Beer's 1914 generation honoured on this site

Posted by - 9 years ago

Beer's 1914 generation honoured on this site

Richard Scott, left, John Varley, and the Hon Caroline Fowle at the launch of in Beer. Listen to Richard talk about the project by clicking the 'play' button top left

Tributes to more than 80 men from an East Devon village who fought in the Great War can now be found on this site.

Their names and stories have been added to, which was set up to honour the men and women from Clinton Devon Estates communities who served in the conflict between 1914 and 1918.

The names of the men from Beer have been added to the site after being researched by village resident Richard Scott.

He said: “As a former pupil of Colyton Grammar I was asked to research the names on the school’s Great War memorial. I found that project so intriguing that I just carried on the work in Beer looking at the names on the village war memorial. After that I also began to research those who survived the war.

“I tracked down and spoke to the descendants of some of the men who died, as well as those who came back, and they were incredibly helpful, adding personal stories and pictures to the information available publicly.

“These stories have already featured in an exhibition in Beer. I’m really pleased to say that they will now be available permanently online for people across the world to see.”

The website was launched in August 2014, telling the stories of the men and women honoured on war memorials in the estate communities of Budleigh Salterton, Colaton Raleigh, East Budleigh, Newton Poppleford and Otterton in East Devon, and Merton and Huish in the north of the county. Volunteers from Budleigh Salterton’s Fairlynch Museum and elsewhere had carried out the research.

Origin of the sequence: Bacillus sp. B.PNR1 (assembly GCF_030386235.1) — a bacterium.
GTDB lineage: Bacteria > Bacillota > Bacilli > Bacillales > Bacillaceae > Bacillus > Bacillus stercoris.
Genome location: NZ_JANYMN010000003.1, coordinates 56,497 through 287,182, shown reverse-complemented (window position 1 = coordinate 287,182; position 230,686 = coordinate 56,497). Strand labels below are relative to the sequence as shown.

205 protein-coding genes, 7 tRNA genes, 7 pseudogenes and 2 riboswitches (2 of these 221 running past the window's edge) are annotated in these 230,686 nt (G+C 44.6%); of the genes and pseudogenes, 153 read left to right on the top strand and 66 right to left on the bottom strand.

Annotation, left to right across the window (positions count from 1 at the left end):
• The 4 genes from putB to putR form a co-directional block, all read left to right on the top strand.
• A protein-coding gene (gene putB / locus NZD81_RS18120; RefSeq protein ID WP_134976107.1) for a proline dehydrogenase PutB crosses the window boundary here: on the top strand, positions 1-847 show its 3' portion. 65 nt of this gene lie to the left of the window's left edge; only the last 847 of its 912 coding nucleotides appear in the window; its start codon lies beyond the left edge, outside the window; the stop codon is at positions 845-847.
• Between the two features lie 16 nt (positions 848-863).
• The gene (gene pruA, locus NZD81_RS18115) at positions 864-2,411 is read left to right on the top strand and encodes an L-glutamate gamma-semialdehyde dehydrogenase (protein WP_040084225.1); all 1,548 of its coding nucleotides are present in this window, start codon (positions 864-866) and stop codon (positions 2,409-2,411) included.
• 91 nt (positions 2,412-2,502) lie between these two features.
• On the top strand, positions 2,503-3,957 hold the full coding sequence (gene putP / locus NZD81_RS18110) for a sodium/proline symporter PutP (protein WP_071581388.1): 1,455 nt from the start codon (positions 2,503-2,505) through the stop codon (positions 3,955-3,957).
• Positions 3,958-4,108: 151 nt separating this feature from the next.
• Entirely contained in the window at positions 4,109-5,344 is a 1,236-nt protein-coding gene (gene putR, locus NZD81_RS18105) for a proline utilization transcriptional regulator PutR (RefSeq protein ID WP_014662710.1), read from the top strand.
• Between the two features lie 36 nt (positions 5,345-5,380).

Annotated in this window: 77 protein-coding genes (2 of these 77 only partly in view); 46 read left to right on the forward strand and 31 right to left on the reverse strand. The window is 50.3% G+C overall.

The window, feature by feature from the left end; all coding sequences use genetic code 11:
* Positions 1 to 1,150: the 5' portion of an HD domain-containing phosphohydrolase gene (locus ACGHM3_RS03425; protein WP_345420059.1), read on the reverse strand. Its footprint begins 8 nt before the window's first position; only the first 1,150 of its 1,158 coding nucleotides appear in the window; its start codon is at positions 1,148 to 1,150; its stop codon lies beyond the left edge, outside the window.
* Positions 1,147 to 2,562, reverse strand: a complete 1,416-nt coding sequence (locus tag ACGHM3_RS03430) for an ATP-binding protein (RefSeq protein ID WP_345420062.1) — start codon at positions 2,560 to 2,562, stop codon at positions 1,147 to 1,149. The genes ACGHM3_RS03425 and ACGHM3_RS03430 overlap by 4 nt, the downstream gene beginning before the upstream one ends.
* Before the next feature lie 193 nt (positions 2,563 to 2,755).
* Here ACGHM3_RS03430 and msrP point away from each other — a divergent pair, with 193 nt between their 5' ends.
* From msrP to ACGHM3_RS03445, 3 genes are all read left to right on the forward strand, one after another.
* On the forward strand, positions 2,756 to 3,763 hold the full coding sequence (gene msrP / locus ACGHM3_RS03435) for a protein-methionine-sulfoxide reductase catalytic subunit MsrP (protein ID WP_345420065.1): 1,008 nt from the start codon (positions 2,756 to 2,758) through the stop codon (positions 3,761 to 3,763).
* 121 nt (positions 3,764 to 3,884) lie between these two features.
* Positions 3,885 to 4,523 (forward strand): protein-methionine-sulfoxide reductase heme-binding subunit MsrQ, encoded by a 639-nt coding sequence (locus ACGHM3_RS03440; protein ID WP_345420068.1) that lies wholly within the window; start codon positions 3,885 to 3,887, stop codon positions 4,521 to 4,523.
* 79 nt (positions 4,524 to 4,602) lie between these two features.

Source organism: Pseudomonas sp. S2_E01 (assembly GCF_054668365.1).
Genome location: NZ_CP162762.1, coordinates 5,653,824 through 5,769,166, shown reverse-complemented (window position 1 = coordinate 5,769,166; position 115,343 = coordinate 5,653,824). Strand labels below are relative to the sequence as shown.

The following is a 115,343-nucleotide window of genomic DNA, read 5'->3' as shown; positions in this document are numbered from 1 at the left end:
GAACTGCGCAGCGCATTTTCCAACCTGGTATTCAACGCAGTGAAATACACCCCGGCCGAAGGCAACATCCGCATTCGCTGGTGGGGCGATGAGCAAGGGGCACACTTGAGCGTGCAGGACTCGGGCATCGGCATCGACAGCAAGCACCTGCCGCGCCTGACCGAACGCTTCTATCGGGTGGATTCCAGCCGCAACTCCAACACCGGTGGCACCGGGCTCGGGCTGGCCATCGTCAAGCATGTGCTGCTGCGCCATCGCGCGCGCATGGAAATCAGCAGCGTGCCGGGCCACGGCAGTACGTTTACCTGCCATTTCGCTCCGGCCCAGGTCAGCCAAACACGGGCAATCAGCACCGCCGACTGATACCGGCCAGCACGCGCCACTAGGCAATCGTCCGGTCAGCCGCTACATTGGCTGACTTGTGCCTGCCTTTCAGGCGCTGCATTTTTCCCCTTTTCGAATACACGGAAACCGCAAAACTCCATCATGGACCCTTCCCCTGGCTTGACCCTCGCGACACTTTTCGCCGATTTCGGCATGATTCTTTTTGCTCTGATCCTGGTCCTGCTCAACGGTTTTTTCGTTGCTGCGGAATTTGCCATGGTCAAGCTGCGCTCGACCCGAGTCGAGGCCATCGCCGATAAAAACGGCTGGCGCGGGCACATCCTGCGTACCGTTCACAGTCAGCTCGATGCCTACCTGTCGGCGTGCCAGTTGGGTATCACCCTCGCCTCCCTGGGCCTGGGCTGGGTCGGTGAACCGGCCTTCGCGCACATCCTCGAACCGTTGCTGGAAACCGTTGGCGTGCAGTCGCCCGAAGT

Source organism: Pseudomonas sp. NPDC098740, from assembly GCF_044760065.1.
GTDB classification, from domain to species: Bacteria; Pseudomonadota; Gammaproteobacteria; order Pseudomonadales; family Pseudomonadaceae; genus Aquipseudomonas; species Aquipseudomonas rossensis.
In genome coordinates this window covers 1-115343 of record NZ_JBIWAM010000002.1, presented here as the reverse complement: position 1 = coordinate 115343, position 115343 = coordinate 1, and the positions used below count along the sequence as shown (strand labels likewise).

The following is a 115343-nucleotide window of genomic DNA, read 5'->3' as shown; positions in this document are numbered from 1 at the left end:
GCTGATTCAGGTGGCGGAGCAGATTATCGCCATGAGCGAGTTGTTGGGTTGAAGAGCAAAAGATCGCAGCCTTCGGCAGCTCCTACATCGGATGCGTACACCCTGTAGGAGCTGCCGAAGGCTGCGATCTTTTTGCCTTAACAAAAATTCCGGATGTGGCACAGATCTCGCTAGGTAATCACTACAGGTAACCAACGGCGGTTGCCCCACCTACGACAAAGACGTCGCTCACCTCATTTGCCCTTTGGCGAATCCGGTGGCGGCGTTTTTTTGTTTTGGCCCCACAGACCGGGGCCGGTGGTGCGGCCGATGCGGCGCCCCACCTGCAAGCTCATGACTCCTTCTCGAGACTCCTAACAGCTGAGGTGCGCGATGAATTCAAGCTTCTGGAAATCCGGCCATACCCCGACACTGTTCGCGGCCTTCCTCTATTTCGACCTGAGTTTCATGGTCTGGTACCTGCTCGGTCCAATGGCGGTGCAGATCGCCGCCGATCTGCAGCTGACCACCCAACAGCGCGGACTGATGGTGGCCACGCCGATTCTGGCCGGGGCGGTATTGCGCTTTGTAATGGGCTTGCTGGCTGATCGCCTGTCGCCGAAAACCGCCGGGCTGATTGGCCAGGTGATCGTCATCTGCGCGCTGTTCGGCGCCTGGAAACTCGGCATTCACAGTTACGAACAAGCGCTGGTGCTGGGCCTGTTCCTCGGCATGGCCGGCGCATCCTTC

Website is funded by Lord Clinton’s Charitable Trust and Clinton Devon Estates. Estates Director John Varley said: “The website helps us all to remember that thousands of young people from Devon were prepared to make the ultimate sacrifice for their country, and for those they left at home.

“While many of their names are recorded on memorials across the county, there is a real danger their stories will be lost as time passes, so serves as a digital memorial to those who fought on our behalf a century ago.

“The website is an also an invaluable research tool for schools, societies and local historians.”

People can leave tributes online at, as well as add their own family stories about the Great War. 

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